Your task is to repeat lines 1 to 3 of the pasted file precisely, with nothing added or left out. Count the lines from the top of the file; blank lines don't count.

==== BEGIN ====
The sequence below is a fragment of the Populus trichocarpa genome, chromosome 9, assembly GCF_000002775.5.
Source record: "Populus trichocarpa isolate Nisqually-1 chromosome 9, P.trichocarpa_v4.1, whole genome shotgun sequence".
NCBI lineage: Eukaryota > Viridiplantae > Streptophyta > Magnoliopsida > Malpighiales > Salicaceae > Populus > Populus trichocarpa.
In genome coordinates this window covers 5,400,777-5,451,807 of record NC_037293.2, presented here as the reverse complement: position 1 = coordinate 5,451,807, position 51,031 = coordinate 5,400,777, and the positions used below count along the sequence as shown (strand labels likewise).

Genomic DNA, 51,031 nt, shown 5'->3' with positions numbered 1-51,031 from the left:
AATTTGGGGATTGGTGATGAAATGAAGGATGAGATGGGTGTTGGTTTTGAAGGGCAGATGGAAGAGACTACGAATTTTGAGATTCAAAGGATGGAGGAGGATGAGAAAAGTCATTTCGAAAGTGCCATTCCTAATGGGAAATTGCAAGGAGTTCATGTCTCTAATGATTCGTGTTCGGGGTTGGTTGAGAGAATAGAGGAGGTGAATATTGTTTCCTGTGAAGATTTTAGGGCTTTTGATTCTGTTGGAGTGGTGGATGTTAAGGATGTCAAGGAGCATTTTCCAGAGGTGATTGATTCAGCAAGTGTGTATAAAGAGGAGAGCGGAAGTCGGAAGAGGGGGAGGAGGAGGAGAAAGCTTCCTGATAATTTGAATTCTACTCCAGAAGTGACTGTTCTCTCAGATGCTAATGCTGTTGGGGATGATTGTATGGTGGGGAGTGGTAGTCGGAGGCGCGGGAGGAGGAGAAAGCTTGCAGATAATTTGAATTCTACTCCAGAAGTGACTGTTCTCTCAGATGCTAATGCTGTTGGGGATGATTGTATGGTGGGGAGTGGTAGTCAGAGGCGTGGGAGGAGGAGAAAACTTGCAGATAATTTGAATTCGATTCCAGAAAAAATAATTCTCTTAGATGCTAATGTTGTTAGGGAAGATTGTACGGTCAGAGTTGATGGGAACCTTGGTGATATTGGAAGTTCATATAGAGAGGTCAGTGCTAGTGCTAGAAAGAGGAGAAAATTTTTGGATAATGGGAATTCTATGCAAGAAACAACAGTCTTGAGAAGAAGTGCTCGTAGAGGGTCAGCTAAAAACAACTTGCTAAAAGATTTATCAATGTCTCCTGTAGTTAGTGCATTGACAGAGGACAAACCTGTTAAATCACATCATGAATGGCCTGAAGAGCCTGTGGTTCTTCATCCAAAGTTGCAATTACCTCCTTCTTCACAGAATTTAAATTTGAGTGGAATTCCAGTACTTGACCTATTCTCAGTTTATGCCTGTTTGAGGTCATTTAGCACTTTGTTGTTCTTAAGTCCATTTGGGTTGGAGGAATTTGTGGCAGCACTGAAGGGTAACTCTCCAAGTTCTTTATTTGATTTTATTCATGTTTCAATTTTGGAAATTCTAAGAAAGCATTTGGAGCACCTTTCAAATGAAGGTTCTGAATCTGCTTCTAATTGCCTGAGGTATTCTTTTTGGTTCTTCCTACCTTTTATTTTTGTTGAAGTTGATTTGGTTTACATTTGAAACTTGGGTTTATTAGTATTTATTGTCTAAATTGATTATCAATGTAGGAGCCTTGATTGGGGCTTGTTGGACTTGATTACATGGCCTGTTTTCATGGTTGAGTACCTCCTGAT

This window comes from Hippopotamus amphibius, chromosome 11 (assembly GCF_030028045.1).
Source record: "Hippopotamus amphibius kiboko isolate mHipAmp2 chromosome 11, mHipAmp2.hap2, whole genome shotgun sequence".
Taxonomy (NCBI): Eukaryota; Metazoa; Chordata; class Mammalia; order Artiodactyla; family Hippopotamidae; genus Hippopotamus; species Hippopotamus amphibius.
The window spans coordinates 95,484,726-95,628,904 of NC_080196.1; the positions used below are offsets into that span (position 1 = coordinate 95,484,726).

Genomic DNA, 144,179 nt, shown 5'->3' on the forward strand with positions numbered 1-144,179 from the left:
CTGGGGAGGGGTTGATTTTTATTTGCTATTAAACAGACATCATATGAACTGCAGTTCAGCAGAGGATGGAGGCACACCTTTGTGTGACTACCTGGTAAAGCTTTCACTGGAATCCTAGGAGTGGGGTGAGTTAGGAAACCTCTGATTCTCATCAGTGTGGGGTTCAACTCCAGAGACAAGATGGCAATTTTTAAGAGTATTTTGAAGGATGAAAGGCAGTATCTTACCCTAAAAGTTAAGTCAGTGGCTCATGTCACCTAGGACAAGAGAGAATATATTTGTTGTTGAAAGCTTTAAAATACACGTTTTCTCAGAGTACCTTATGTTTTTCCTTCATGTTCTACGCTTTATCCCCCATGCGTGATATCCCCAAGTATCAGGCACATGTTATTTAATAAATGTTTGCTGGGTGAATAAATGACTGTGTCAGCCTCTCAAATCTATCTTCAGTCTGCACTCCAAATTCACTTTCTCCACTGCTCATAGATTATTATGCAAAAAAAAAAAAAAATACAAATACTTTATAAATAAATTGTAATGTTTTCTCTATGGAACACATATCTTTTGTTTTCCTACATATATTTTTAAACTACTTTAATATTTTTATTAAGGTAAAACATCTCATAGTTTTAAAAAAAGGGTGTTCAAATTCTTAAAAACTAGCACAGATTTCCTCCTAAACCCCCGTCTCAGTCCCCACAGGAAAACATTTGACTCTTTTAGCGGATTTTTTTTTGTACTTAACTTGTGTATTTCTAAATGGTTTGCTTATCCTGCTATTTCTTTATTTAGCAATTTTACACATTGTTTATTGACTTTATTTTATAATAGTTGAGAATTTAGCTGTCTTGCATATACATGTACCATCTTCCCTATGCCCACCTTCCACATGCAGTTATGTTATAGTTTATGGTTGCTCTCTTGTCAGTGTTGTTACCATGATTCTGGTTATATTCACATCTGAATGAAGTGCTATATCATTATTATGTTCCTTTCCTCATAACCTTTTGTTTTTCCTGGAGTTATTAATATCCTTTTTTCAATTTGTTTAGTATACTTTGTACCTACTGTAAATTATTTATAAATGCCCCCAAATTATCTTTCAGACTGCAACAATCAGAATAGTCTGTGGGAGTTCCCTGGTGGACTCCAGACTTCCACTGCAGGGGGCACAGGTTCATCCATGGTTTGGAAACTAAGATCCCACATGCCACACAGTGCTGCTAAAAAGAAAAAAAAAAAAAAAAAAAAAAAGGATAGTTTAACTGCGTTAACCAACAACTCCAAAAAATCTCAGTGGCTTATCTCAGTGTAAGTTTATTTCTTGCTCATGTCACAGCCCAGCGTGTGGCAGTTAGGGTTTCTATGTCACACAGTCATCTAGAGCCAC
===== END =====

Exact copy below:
The sequence below is a fragment of the Populus trichocarpa genome, chromosome 9, assembly GCF_000002775.5.
Source record: "Populus trichocarpa isolate Nisqually-1 chromosome 9, P.trichocarpa_v4.1, whole genome shotgun sequence".
NCBI lineage: Eukaryota > Viridiplantae > Streptophyta > Magnoliopsida > Malpighiales > Salicaceae > Populus > Populus trichocarpa.